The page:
Aerospace Startup Hermeus Raises $60 mln To Build Reusable Hypersonic Aircrafts

By Nicholas Say Nicholas Say has been verified by Muck Rack's editorial team
Published on August 8, 2021

Hermes, an Aerospace startup based in Atlanta, has raised $60 million in funding from the United States Air force to continue the development of its reusable Mach 5 aircraft.

The aircraft, which goes by the name Quarterhouse, is expected to validate the startup’s proprietary “turbine-based combined cycle” engine and its autonomous driving technology. If the testing is successful, the aircraft would win the title of the fastest reusable aircraft in the world.

The funding was received from the AFWERX Strategic Funding Increase (STRATFI) running under the Presidential and Executive Airlift Directorate (PE). The award also includes logistical and technological support from the US Air Force Research Laboratory. Vector Initiative program manager Lt. Col. Joshua Burger referred to the partnership by stating:

“Small business partnership is recognized by the U.S. Air Force as an important component to driving innovation. Reducing risk in high-speed transport technologies, as we are doing with this contract, provides near-term and long-term benefits to both the U.S. Air Force and the defense industrial base. We are very excited to see Hermeus translate their demonstrated successes in engine prototyping into flight systems.”

With this funding, the aerospace startup has now raised over $76 million in funding since its founding in 2018, with major government institutions like NASA and the Air Force showing an increasing interest in the technology its team is developing. Hermeus CEO and co-founder AJ Piplica referred to by saying:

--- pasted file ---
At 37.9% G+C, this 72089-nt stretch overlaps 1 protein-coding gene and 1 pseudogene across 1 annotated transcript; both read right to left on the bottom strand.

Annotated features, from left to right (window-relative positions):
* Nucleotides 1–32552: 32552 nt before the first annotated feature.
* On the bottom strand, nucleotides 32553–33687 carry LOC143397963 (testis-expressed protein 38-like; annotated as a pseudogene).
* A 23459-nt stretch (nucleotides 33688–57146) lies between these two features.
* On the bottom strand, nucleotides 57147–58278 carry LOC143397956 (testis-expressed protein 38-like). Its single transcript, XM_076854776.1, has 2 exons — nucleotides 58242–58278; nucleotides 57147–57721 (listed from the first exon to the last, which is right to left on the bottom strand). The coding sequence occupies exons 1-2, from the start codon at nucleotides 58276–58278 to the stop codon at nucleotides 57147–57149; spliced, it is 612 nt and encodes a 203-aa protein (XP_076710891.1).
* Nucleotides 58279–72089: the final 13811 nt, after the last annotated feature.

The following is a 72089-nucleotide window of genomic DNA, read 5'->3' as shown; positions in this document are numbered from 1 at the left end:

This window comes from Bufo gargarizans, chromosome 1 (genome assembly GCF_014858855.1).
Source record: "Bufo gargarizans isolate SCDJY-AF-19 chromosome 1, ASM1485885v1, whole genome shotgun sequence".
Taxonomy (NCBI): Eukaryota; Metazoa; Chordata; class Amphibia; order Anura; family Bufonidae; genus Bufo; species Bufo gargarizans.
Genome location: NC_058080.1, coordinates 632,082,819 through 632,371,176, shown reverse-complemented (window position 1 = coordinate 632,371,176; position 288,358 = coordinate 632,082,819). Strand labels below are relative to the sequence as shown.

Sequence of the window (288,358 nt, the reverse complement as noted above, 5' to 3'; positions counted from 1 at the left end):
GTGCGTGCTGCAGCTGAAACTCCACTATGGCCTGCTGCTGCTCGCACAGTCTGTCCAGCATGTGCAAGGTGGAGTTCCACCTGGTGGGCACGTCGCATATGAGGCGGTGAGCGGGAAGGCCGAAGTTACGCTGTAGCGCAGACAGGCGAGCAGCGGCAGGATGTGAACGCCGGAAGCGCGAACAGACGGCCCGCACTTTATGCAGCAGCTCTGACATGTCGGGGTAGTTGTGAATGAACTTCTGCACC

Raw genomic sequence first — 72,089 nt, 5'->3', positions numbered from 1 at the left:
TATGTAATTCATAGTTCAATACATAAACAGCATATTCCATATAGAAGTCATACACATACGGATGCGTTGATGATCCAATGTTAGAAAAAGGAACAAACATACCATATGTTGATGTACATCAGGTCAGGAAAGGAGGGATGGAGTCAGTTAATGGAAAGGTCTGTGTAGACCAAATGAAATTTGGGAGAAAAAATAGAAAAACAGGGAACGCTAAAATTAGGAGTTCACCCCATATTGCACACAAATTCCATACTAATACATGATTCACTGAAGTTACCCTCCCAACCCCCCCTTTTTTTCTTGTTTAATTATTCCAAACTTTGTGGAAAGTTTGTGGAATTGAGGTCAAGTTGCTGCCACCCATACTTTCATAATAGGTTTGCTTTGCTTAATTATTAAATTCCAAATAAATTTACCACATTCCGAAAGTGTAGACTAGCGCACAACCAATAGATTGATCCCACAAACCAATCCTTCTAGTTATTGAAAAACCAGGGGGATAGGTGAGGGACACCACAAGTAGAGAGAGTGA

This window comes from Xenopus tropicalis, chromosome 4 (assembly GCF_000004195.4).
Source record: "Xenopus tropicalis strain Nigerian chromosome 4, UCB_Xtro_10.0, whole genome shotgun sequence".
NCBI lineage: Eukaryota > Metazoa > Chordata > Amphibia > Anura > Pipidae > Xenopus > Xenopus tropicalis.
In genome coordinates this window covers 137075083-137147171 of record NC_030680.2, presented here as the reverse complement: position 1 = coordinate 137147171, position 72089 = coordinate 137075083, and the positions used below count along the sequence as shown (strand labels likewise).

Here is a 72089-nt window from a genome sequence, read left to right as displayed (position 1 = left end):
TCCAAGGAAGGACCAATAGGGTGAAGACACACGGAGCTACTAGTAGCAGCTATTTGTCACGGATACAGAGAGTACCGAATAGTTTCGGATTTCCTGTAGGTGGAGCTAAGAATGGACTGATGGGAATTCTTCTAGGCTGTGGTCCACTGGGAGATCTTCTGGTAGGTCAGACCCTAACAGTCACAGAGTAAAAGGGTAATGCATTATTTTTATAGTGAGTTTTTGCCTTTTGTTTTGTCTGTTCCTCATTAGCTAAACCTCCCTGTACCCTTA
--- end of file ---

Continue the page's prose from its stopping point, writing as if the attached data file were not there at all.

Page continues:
“While this partnership with the U.S. Air Force underscores U.S. Department of Defense interest in hypersonic aircraft, when paired with Hermeus’ partnership with NASA announced in February 2021, it is clear that there are both commercial and defense applications for what we’re building,”

Historically, supersonic aircrafts have been known for their high production cost, which is only amplified by the problems it poses to reutilize them without decreased performance and security. Hermes’ technology has allowed it to become one of the leaders when it comes to dual-use space for hypersonic technology.

By Nicholas Say Nicholas Say has been verified by Muck Rack's editorial team

Nicholas Ross Say is a news desk editor at Grit Daily. An award-winning journalist, he covers the daily startup beat. He grew up in Ann Arbor, Michigan and has lived in South America and South East Asia. At present, Nicholas lives in Southern Vietnam where the Sun shines, and the noodles flow like wine. He's written for Blockonomi and Coin Journal, among others.

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